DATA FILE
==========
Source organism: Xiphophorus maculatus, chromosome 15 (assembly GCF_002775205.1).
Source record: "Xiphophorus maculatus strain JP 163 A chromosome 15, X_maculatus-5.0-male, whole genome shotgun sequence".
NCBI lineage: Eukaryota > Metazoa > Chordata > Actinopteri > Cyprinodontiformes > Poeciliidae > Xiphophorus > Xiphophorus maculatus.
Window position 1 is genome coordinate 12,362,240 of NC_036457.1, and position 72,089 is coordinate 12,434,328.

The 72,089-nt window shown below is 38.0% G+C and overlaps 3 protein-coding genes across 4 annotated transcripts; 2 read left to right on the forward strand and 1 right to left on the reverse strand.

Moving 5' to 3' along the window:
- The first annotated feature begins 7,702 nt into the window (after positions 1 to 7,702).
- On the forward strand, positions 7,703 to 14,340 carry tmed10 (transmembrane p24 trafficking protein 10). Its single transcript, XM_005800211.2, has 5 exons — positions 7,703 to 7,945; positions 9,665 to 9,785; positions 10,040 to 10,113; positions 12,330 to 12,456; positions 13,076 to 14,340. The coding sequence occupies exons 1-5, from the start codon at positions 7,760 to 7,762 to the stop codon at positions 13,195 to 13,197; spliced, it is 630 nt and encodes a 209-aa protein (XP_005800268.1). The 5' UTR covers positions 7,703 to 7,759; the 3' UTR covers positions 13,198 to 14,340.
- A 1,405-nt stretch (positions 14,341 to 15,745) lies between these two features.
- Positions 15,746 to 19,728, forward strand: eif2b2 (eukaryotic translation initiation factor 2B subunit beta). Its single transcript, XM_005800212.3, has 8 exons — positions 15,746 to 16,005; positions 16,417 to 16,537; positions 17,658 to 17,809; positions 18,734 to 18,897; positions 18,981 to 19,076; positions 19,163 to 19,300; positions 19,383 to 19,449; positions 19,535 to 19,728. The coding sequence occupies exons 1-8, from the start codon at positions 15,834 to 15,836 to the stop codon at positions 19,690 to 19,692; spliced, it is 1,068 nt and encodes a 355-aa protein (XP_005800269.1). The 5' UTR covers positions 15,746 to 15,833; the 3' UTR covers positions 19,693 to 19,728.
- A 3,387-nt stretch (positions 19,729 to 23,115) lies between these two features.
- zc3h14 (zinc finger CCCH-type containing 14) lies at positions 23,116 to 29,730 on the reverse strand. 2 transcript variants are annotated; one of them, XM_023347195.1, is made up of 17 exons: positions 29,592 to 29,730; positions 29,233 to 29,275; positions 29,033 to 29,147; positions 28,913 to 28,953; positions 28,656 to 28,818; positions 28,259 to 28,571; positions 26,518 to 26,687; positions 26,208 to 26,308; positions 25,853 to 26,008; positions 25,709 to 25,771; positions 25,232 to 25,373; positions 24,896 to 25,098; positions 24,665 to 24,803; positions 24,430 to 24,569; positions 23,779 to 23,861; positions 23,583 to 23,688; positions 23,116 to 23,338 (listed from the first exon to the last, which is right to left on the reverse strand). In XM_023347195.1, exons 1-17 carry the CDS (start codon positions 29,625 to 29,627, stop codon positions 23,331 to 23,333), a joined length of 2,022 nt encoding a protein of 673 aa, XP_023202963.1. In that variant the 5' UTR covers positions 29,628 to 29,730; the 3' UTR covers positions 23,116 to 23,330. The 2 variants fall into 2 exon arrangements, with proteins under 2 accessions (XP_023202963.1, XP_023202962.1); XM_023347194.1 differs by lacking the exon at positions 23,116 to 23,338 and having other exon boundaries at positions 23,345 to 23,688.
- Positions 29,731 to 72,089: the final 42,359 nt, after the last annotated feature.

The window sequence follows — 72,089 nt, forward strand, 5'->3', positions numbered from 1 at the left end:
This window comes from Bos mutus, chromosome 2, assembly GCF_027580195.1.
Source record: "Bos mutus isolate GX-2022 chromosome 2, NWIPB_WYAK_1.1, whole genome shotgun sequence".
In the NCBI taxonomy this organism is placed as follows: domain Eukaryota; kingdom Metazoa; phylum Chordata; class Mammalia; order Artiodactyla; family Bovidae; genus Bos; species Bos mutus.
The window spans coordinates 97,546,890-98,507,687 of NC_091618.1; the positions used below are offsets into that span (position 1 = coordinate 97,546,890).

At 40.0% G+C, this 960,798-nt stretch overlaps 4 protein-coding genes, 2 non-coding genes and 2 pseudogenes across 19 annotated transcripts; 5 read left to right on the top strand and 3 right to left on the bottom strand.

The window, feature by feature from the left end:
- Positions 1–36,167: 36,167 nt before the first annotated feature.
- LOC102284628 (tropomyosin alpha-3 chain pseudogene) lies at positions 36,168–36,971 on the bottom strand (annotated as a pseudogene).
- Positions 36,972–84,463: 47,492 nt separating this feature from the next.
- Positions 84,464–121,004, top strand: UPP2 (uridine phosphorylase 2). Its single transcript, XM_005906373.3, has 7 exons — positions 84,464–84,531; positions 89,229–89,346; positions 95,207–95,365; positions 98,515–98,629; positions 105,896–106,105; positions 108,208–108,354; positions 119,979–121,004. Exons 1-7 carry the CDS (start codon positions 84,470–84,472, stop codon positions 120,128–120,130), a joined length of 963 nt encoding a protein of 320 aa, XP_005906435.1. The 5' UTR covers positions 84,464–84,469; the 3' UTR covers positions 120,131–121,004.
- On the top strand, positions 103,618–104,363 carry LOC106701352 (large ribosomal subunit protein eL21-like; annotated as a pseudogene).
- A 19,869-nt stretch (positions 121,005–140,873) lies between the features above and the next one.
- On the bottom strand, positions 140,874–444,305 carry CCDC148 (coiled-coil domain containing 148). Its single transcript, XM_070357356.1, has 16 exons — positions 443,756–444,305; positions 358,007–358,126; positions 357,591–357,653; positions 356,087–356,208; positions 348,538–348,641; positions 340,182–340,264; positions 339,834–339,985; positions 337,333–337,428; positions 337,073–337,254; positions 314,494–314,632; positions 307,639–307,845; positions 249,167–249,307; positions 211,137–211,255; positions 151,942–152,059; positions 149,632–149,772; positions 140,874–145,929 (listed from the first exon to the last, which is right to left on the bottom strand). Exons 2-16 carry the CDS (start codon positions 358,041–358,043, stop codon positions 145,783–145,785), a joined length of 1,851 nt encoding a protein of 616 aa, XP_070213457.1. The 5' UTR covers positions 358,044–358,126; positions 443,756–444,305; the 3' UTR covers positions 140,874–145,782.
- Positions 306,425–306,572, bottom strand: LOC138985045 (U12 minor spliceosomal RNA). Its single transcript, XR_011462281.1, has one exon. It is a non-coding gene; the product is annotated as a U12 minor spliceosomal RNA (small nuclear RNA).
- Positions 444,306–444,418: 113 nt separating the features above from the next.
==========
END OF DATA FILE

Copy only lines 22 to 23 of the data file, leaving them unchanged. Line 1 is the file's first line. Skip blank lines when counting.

- LOC102284628 (tropomyosin alpha-3 chain pseudogene) lies at positions 36,168–36,971 on the bottom strand (annotated as a pseudogene).
- Positions 36,972–84,463: 47,492 nt separating this feature from the next.